- Templeton AR: Nested clade analyses of phylogeographic data: testing hypotheses about gene flow and population history. Molecular Ecology. 1998, 7 (4): 381-397. 10.1046/j.1365-294x.1998.00308.x.View ArticlePubMedGoogle Scholar
- Templeton AR, Routman E, Phillips CA: Separating population structure from population history: A cladistic analysis of the geographical distribution of mitochondrial DNA haplotypes in the tiger salamander, Ambystoma tigrinum. Genetics. 1995, 140 (2): 767-782.PubMed CentralPubMedGoogle Scholar
- Crandall KA, Templeton AR: Empirical tests of some predictions from coalescent theory with applications to intraspecific phylogeny reconstruction. Genetics. 1993, 134 (3): 959-969.PubMed CentralPubMedGoogle Scholar
- Karl SA, Avise JC: Balancing selection at allozyme loci in oysters – Implications from nuclear RFLPs. Science. 1992, 256 (5053): 100-102. 10.1126/science.1348870.View ArticlePubMedGoogle Scholar
- Latta RG, Mitton JB: A comparison of population differentiation across four classes of gene marker in limber pine (Pinus flexilis James). Genetics. 1997, 146 (3): 1153-1163.PubMed CentralPubMedGoogle Scholar
- McDonald JH: Detecting natural selection by comparing geographic variation in protein and DNA polymorphisms. 1994, New York: Chapman & HallView ArticleGoogle Scholar
- Volis S, Yakubov B, Shulgina I, Ward D, Mendlinger S: Distinguishing adaptive from nonadaptive genetic differentiation: comparison of QST and FST at two spatial scales. Heredity. 2005, 95 (6): 466-475. 10.1038/sj.hdy.6800745.View ArticlePubMedGoogle Scholar
- Carling MD, Brumfield RT: Gene sampling strategies for multi-locus population estimates of genetic diversity (θ). PLoS ONE. 2007, 2 (1): e160-10.1371/journal.pone.0000160.PubMed CentralView ArticlePubMedGoogle Scholar
- Beerli P, Felsenstein J: Maximum-likelihood estimation of migration rates and effective population numbers in two populations using a coalescent approach. Genetics. 1999, 152 (2): 763-773.PubMed CentralPubMedGoogle Scholar
- Kohn LM: Mechanisms of fungal speciation. Annual Review of Phytopathology. 2005, 43 (1): 279-308. 10.1146/annurev.phyto.43.040204.135958.View ArticlePubMedGoogle Scholar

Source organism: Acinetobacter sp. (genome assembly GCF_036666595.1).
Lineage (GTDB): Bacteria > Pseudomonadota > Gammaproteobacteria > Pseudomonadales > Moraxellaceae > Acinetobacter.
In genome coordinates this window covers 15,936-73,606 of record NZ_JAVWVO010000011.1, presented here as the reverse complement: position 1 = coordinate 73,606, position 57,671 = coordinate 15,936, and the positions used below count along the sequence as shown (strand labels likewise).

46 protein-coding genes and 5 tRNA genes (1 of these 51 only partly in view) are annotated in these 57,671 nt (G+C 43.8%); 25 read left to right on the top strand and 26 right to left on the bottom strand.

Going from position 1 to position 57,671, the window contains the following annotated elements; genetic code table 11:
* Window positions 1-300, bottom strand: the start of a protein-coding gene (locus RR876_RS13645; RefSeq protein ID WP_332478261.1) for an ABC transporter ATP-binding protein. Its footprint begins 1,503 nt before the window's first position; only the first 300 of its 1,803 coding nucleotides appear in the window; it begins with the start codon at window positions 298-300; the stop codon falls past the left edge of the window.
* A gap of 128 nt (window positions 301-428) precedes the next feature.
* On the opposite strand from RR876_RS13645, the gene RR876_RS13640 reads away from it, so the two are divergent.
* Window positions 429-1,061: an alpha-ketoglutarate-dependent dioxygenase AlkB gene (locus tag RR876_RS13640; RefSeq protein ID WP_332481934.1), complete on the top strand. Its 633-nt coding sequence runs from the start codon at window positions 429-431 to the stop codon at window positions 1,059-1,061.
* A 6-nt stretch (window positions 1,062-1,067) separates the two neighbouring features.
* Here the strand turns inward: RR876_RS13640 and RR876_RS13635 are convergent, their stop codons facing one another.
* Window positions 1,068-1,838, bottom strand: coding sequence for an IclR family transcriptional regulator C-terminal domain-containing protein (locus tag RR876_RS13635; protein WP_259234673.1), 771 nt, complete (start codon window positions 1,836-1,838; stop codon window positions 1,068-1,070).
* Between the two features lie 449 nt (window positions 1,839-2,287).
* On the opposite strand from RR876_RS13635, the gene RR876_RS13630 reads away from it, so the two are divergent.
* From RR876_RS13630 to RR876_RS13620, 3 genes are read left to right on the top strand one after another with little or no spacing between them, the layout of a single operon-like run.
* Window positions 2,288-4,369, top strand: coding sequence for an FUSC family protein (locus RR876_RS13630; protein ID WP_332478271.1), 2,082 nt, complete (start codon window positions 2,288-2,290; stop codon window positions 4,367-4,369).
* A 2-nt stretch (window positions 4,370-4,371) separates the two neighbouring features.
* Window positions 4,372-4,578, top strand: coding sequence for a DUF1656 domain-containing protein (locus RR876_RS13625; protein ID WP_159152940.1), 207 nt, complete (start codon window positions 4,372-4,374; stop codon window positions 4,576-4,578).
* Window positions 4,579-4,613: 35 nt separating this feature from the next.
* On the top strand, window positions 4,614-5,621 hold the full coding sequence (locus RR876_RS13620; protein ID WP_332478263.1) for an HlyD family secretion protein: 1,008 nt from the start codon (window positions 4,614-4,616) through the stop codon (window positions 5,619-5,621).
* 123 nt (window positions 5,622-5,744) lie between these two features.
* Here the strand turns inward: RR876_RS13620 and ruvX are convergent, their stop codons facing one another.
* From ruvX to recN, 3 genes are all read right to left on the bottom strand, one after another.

- Dobzhansky T: Genetics and the origin of species. 1937, New York: Columbia University PressGoogle Scholar
- Couch BC, Fudal I, Lebrun M-H, Tharreau D, Valent B, van Kim P, Notteghem J-L, Kohn LM: Origins of host-specific populations of the blast pathogen Magnaporthe oryzae in crop domestication with subsequent expansion of pandemic clones on rice and weeds of rice. Genetics. 2005, 170 (2): 613-630. 10.1534/genetics.105.041780.PubMed CentralView ArticlePubMedGoogle Scholar
- Stukenbrock EH, Banke S, Javan-Nikkhah M, McDonald BA: Origin and domestication of the fungal wheat pathogen Mycosphaerella graminicola via sympatric speciation. Molecular Biology and Evolution. 2007, 24 (2): 398-411. 10.1093/molbev/msl169.View ArticlePubMedGoogle Scholar
- Dettman JR, Jacobson DJ, Taylor JW: A multilocus genealogical approach to phylogenetic species recognition in the model eukaryote Neurospora. Evolution. 2003, 57 (12): 2703-2720.View ArticlePubMedGoogle Scholar
- Dettman JR, Jacobson DJ, Turner E, Pringle A, Taylor JW: Reproductive isolation and phylogenetic divergence in Neurospora: comparing methods of species recognition in a model eukaryote. Evolution. 2003, 57 (12): 2721-2741.View ArticlePubMedGoogle Scholar
- Vilgalys RJ, Johnson JL: Extensive genetic divergence associated with speciation in filamentous fungi. PNAS. 1987, 84 (8): 2355-2358. 10.1073/pnas.84.8.2355.PubMed CentralView ArticlePubMedGoogle Scholar
- Horgen PA, Arthur R, Davy O, Moum A, Herr F, Straus N, Anderson J: The nucleotide sequence homologies of unique DNA's of some cultivated and wild mushrooms. Canadian Journal of Microbiology. 1984, 30: 587-593.View ArticleGoogle Scholar
- Bicknell JN, Douglas HC: Nucleic acid homologies among species of Saccharomyces. Journal of Bacteriology. 1970, 101 (2): 505-512.PubMed CentralPubMedGoogle Scholar
- Symon DE: Gondwanan elements of the Solanaceae. Solanaceae III: Taxonomy – Chemistry – Evolution. Edited by: Hawkes JG, Lester RN, Nee M, Estrada N. 1991, Richmond: Royal Botanical Gardens Kew, 139-150.Google Scholar
- Altschul S, Madden T, Schaffer A, Zhang J, Zhang Z, Miller W, Lipman D: Gapped BLAST and PSI-BLAST: a new generation of protein database search programs. Nucleic Acids Research. 1997, 25 (17): 3389-3402. 10.1093/nar/25.17.3389.PubMed CentralView ArticlePubMedGoogle Scholar